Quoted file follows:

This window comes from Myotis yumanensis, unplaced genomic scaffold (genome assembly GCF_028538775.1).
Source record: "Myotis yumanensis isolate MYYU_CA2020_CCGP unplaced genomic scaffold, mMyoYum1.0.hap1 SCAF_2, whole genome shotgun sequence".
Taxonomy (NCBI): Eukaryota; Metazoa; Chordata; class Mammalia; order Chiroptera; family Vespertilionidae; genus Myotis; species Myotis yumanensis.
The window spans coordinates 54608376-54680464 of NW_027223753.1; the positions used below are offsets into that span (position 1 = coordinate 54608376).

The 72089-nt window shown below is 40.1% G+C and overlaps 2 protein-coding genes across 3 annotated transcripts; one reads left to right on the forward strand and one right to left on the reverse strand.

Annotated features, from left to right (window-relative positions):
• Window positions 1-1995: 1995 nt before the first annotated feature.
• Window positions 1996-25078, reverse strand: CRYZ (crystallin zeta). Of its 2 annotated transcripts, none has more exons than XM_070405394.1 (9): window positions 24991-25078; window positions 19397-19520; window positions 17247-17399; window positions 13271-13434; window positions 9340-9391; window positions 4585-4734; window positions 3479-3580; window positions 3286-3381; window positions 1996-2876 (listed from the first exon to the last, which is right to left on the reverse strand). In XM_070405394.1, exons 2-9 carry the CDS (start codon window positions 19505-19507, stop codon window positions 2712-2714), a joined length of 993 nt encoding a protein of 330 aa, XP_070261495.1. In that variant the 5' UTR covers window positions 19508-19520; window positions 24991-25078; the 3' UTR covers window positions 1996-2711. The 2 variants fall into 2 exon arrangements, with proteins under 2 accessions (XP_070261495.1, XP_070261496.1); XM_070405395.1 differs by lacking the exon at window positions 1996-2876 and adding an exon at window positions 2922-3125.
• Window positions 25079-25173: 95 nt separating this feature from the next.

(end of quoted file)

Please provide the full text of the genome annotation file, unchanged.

This window comes from Myotis yumanensis, unplaced genomic scaffold (genome assembly GCF_028538775.1).
Source record: "Myotis yumanensis isolate MYYU_CA2020_CCGP unplaced genomic scaffold, mMyoYum1.0.hap1 SCAF_2, whole genome shotgun sequence".
Taxonomy (NCBI): Eukaryota; Metazoa; Chordata; class Mammalia; order Chiroptera; family Vespertilionidae; genus Myotis; species Myotis yumanensis.
The window spans coordinates 54608376-54680464 of NW_027223753.1; the positions used below are offsets into that span (position 1 = coordinate 54608376).

The 72089-nt window shown below is 40.1% G+C and overlaps 2 protein-coding genes across 3 annotated transcripts; one reads left to right on the forward strand and one right to left on the reverse strand.

Annotated features, from left to right (window-relative positions):
• Window positions 1-1995: 1995 nt before the first annotated feature.
• Window positions 1996-25078, reverse strand: CRYZ (crystallin zeta). Of its 2 annotated transcripts, none has more exons than XM_070405394.1 (9): window positions 24991-25078; window positions 19397-19520; window positions 17247-17399; window positions 13271-13434; window positions 9340-9391; window positions 4585-4734; window positions 3479-3580; window positions 3286-3381; window positions 1996-2876 (listed from the first exon to the last, which is right to left on the reverse strand). In XM_070405394.1, exons 2-9 carry the CDS (start codon window positions 19505-19507, stop codon window positions 2712-2714), a joined length of 993 nt encoding a protein of 330 aa, XP_070261495.1. In that variant the 5' UTR covers window positions 19508-19520; window positions 24991-25078; the 3' UTR covers window positions 1996-2711. The 2 variants fall into 2 exon arrangements, with proteins under 2 accessions (XP_070261495.1, XP_070261496.1); XM_070405395.1 differs by lacking the exon at window positions 1996-2876 and adding an exon at window positions 2922-3125.
• Window positions 25079-25173: 95 nt separating this feature from the next.